In these days of instant digital images, it’s hard for many to imagine the effort that went into creating photos during photography’s first century and a half. Each single image was precious.
To see full story: Photography’s era of glass plate negatives
Two types of glass plate negatives exist: the collodion wet plate, in use from the 1850s, and the silver gelatin dry plate, in use from the 1870s. Both processes are still in use by fine art photographers. Dry plates were commonplace for news photography through the early 1930s.
The Associated Press photo library, located in New York City, currently houses around 4,000 of these fragile dry plate glass negatives in its collection, most date between 1929-1934.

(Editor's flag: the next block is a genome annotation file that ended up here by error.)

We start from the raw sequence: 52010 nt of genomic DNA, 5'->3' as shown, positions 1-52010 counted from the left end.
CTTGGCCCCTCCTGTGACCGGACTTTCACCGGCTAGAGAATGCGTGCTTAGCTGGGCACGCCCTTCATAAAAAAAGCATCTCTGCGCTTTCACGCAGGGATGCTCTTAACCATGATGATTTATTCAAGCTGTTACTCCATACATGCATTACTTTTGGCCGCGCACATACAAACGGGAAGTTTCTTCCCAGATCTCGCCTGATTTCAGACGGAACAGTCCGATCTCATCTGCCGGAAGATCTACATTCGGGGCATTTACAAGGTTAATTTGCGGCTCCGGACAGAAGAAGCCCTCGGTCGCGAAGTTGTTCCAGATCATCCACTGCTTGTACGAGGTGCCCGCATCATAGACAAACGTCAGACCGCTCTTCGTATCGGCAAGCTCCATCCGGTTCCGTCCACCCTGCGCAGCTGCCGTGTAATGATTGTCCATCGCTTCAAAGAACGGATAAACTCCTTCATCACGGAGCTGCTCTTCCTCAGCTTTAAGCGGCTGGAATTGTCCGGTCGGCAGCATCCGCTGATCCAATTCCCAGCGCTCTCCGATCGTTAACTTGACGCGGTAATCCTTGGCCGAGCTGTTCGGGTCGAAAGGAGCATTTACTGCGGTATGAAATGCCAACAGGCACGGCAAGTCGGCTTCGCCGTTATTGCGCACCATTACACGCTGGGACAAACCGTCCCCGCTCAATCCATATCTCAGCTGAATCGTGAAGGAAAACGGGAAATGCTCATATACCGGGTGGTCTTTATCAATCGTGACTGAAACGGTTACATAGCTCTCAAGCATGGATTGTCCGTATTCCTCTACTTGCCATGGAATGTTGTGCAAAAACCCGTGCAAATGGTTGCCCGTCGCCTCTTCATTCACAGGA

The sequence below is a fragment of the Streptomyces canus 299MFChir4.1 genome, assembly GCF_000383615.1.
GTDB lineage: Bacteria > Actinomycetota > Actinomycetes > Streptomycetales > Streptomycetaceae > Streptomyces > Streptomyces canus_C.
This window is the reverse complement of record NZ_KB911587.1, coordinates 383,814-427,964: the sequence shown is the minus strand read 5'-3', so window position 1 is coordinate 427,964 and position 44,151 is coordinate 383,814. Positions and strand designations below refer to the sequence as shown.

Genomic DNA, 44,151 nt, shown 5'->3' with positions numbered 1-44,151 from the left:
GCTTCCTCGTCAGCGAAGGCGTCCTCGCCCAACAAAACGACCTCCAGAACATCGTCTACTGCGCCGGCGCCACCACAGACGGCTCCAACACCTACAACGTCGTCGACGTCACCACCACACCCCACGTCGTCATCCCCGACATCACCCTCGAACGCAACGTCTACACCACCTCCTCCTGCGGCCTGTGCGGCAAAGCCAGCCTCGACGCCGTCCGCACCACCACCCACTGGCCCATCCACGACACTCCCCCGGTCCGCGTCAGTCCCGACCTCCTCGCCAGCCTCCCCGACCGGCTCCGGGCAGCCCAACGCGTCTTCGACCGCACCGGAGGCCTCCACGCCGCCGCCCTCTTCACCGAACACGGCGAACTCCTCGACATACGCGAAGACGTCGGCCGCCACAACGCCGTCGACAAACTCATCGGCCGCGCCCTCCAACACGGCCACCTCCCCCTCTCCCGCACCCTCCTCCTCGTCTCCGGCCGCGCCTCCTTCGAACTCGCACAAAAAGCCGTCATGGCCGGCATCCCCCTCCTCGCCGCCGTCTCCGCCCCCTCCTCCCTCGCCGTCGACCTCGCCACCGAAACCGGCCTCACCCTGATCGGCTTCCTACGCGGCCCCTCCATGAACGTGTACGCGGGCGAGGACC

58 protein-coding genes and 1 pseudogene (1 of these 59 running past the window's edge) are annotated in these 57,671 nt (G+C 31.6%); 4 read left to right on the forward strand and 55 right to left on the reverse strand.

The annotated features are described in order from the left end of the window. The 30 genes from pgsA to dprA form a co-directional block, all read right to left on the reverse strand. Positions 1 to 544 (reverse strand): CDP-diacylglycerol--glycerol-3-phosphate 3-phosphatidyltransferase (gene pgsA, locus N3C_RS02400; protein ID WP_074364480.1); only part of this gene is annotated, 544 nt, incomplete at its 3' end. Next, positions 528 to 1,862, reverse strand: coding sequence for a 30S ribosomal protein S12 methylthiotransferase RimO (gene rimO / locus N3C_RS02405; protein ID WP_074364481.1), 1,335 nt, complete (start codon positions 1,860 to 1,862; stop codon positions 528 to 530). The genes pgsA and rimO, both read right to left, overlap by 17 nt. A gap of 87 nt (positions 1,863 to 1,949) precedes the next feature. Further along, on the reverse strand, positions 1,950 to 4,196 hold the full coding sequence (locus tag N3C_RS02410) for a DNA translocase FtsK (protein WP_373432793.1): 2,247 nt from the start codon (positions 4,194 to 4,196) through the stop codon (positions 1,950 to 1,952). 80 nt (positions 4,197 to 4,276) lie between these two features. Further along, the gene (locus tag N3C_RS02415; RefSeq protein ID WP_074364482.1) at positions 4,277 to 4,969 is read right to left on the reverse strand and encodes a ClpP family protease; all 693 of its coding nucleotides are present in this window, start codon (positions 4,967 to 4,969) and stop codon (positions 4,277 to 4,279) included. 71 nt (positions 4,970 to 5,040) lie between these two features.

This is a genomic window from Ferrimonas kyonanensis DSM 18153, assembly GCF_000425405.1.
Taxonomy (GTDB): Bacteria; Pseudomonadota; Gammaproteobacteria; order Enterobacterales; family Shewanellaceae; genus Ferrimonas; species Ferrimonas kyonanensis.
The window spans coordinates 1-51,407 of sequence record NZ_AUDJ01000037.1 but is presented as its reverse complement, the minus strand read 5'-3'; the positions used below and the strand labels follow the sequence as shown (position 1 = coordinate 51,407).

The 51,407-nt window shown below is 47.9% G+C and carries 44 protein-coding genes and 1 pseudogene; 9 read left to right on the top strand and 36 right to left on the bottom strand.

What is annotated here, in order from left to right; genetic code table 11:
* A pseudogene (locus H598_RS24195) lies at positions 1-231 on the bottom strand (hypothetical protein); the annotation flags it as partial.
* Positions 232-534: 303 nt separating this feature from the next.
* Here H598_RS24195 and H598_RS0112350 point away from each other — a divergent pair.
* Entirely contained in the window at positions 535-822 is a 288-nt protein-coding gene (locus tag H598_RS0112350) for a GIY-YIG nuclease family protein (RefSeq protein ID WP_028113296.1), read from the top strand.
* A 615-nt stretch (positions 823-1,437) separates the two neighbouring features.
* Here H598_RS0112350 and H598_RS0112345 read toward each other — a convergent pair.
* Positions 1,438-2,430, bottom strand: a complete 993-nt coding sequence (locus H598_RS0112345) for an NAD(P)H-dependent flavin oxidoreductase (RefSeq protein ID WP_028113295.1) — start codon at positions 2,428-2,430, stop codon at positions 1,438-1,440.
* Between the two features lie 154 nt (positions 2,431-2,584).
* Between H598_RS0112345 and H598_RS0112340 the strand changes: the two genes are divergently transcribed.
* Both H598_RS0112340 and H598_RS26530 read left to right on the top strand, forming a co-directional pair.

Here’s a look at some of the images scanned from those negatives.
Governor A. Harry Moore of New Jersey is shown with State Trooper James A. McBride near the home of Col. Charles A. Lindbergh at Hopewell, New Jersey, March 3, 1932, when the governor paid a visit to Lindbergh. The trooper is pointing out the points of interest in the infamous kidnapping case of the aviator’s 20-month-old son, who was tragically found dead.